The Power of the Lord’s Supper [Part 2]
By Alan Wright — November 30, 2017
Are you ready for some good news?
Jesus came not to condemn but to set us free!
Today’s Text: “For I received from the Lord what I also delivered to you, that the Lord Jesus on the night when he was betrayed took bread, and when he had given thanks, he broke it, and said, “This is my body, which is for you. Do this in remembrance of me.” (1 Corinthians 11:23–26, ESV)
Yesterday we began looking at the strong words Paul uses about communion in 1 Corinthians 11:27-30 where Paul speaks about the dangers of taking the sacrament wrongly. Sadly, man Christians have missed the joy and power of The Lord’s Supper for fear of taking the sacrament in an “unworthy” manner and bringing “judgment” upon themselves. But, communion is the ultimate celebration of the grace of God in Christ. The only way a Christian could take communion in an “unworthy manner” is to miss the depth of God’s grace that is symbolized in the sacrament.
Interestingly, Paul highlights how we are to remember the Lord’s Supper: “The Lord Jesus, on the night He was betrayed, took bread….” (I Corinthians 11:23) On the night He was betrayed. That is how it is remembered. Why is Judas such an integral part of this story?
Hebrews 12:15 says, “See to it that no one misses the grace of God.” In a literal way, Judas sat at the table reclining with Jesus, and had no recognition of who Jesus was. Judas had no discernment of the offer of grace that was right there at the table with him. And what happened to Judas? Having no discernment of what God had done in Jesus for him, Judas betrayed Jesus. When Judas realized that Jesus had been condemned to death, a great self-condemnation overtook Judas, his soul became sick, and he killed himself. God didn’t strike Judas down with sickness or weakness. God didn’t kill Judas.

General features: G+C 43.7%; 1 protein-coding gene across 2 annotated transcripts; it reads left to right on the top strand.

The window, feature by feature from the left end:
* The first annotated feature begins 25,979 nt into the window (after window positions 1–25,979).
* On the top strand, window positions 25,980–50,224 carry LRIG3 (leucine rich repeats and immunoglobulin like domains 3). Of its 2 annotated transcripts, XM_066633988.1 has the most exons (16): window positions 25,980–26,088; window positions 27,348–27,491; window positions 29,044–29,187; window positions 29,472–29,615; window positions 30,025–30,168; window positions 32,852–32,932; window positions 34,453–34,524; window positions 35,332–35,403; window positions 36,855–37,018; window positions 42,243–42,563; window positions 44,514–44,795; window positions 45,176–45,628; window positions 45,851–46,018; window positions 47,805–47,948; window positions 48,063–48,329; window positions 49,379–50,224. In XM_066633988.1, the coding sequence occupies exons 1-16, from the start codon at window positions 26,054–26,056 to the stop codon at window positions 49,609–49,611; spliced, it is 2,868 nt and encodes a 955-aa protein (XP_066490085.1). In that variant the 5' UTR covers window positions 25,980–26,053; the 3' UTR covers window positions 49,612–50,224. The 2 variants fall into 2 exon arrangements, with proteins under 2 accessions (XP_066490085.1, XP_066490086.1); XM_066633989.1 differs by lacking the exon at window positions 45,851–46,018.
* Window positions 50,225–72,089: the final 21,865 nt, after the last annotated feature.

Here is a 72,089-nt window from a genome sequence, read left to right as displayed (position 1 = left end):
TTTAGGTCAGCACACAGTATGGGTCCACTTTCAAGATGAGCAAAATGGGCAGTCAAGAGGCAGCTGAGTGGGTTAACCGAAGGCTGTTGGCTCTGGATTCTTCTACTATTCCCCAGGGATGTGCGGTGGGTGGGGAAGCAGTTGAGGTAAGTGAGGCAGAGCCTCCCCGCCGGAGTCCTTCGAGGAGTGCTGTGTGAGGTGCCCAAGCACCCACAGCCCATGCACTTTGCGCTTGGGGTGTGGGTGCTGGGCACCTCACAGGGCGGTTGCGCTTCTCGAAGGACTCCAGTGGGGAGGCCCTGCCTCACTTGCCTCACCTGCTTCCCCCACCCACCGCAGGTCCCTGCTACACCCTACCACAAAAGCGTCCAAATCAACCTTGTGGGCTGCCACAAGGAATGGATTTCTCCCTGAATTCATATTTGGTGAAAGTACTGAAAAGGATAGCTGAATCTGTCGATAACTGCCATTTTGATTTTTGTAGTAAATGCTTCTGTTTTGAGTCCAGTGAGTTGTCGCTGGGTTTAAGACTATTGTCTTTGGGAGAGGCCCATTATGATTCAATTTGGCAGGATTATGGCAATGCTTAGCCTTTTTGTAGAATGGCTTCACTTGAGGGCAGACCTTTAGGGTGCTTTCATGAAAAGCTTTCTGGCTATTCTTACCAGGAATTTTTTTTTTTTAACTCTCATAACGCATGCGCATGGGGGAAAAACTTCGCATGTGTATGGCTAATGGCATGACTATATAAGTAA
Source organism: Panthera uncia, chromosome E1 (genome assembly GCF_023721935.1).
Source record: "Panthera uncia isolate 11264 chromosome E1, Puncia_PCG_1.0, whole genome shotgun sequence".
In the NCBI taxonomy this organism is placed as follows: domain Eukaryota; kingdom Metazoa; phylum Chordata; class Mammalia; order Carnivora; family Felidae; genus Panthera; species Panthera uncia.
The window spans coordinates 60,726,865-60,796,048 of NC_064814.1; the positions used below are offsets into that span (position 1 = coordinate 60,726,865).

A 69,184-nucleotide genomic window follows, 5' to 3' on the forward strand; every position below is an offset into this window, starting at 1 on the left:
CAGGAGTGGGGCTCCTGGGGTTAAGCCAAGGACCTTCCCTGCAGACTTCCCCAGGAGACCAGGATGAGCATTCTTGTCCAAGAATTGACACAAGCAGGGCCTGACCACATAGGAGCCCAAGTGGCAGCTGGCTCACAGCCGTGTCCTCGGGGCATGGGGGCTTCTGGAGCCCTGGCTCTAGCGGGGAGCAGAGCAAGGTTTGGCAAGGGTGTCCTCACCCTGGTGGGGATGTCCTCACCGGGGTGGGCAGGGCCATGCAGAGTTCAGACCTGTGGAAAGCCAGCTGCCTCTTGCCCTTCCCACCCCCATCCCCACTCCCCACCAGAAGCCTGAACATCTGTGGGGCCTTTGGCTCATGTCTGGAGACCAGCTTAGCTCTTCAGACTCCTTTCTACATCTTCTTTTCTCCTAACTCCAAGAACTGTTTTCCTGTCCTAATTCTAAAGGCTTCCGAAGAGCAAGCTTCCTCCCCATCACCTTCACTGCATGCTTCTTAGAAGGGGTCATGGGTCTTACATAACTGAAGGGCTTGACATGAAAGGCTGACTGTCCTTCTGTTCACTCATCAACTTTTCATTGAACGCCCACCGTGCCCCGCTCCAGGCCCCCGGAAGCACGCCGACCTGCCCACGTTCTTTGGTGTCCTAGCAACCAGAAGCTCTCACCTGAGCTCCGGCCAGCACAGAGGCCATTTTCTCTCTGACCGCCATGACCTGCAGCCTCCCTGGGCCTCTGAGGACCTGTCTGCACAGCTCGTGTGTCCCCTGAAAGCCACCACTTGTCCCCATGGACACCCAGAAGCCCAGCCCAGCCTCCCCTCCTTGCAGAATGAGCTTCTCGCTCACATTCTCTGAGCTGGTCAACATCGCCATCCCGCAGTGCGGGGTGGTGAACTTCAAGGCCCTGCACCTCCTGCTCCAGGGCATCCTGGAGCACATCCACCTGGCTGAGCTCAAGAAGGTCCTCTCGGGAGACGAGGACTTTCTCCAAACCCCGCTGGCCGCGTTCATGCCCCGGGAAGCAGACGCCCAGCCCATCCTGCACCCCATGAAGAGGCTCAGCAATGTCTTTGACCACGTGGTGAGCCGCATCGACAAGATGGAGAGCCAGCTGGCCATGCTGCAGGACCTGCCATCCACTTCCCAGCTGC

God is not waiting in heaven for some Judas – some churchgoer – to make a mistake so that He can make that person weak, sick, or even kill him. Such is not the heart of God. The Son of Man came not to condemn, but to set free. The longing of heaven is that no one misses the grace of God.
In 1 Corinthians 11:27-30, Paul was not telling forgiven saints that they were going to fall under the condemnation of the law. Rather, he was saying that when you miss the grace of God you put yourself under an old condemnation. Jesus came to bring you out of that condemnation. The Lord’s Supper isn’t about condemnation; it is about grace. And that’s the gospel!